Erin as Angel and The Naked Truth – as a gum bichromate print – feature two women that Lee highly appreciated, with extraordinary garments or art pieces. Erin O'Connor – who over-inspired me each and every time with her unique elegance in body, face and soul – wearing these delicate wooden wings in the N°13 show, and Carmen Kass wearing the most beautiful black dress in the Supercalifragilistic show, at the Conciergerie in 2002.
I didn't produce these photographs by myself. Erin and Carmen have always been generous. They understood my vision, as they understood Lee's visions. They were giving me something special, so it is fair to say that we made these images together. We met often, as they were back and back again in numerous shows. Lee was faithful in many ways.
Unfallen Angels II I particularly cherish. Not swans, not women. Something else. I was just carried away by these two creatures that Lee made real, like a dream come true. I photographed them a lot, which was rare in my work, since everything was happening in 15 minute shows. Everything, that meant so much: Lee McQueen's visions, one performance, 15 minutes.
I had many thoughts about Lee over the years. Many. Hardly when I was photographing, much more afterwards, when I was wandering alone through the contact-sheets, as every photographer does. We all love these lonely hours when you feel joy and despair in front of the images – the ones you found, the one you missed, the ones you dreamt, with just a weapon in your hand to make the crucial choices: a red pen.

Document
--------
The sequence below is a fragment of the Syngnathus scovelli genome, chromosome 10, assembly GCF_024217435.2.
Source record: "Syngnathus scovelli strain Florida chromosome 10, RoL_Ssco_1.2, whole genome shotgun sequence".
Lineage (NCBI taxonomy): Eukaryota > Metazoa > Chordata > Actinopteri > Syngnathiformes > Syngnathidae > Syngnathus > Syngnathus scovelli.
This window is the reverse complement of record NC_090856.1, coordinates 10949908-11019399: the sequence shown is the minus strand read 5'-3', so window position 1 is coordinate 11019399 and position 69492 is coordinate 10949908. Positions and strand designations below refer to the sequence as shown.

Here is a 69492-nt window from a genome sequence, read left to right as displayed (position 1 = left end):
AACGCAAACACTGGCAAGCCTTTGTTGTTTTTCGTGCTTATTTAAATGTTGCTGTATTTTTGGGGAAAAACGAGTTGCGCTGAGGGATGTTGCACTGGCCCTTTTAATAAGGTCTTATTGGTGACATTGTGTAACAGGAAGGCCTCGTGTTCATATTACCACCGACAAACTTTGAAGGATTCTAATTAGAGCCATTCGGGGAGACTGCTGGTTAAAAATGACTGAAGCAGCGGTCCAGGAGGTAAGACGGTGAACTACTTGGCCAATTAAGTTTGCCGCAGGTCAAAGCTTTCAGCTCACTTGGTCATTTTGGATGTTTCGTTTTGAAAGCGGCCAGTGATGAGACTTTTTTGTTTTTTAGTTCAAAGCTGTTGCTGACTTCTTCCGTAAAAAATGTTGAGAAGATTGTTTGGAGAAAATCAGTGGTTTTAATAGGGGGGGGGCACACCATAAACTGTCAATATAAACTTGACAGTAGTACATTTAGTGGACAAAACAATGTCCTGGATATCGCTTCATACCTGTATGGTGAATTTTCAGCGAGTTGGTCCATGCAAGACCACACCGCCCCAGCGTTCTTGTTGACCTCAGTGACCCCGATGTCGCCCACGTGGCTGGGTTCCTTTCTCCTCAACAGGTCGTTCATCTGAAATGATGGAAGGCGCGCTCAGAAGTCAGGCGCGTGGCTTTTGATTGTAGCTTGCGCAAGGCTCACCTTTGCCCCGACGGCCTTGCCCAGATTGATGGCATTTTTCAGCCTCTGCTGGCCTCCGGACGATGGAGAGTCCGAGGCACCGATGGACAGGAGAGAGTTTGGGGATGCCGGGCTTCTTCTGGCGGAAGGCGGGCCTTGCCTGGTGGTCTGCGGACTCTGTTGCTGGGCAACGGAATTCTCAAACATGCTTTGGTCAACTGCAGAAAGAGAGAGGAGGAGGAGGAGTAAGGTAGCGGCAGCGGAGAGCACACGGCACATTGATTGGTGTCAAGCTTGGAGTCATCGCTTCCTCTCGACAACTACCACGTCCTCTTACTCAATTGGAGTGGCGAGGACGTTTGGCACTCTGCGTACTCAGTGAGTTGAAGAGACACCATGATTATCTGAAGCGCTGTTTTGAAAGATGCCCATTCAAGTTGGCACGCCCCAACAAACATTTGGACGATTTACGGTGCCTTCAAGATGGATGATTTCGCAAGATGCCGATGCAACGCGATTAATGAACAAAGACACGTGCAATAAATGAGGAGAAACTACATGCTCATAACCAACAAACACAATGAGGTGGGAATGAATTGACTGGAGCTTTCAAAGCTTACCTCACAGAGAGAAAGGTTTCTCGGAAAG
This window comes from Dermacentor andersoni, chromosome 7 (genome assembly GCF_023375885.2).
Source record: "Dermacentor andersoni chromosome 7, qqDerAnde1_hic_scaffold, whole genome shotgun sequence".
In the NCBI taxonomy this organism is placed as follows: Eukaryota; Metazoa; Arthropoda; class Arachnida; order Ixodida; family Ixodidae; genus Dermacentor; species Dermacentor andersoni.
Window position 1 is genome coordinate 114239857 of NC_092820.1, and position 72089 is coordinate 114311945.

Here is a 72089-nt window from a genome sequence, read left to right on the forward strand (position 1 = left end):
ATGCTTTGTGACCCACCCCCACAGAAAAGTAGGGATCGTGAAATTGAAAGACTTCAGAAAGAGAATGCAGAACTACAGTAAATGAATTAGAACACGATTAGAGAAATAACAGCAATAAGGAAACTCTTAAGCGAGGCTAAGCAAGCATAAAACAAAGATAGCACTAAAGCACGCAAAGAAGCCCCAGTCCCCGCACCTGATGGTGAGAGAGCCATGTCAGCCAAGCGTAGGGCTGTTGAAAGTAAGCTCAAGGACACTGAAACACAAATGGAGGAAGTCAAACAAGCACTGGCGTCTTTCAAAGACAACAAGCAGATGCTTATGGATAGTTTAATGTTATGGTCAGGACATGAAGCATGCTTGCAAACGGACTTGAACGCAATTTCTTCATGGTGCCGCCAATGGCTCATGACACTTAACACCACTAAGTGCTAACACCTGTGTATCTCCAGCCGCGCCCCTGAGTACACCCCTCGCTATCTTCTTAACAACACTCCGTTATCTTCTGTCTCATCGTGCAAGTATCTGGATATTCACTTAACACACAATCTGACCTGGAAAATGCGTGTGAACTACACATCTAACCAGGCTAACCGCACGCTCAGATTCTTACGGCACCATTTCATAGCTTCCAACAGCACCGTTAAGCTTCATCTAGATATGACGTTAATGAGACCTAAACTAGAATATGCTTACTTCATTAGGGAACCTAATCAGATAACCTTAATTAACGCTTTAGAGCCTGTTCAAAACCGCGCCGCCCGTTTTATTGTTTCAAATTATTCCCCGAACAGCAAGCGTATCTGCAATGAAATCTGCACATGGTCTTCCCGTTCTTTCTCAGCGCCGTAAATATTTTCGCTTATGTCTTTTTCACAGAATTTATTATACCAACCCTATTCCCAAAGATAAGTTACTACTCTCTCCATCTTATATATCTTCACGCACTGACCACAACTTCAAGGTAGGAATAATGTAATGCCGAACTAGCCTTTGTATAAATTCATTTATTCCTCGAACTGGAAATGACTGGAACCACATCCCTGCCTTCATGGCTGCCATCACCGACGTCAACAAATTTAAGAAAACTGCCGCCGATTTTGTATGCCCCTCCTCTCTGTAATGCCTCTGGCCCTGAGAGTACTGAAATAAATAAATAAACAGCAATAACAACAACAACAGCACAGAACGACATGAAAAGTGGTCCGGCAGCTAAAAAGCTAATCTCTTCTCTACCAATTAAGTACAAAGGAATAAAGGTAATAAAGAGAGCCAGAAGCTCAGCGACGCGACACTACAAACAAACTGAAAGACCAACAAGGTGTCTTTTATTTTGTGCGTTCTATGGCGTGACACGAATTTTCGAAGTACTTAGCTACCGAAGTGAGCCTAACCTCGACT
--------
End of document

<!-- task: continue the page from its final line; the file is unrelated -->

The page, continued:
As a photographer, you sometimes see further than you wished to see. In the frantic experience that can be the act of photography in a challenging environment and fugitive moment, you work in a kind of surreal presence/absence. You just focus, observe and capture.
It's only later that you take time to discover, and realise, and think. So I had these many thoughts about Lee McQueen. Sometimes I would tell him, sometimes not. Silent is nice too. So I never told him about my fantasy: I wish I could have witnessed an encounter between Lee McQueen and Andy Warhol. It would have been quite a witty joke.
Images are copyright Ann Ray/Victoria and Albert Museum, London.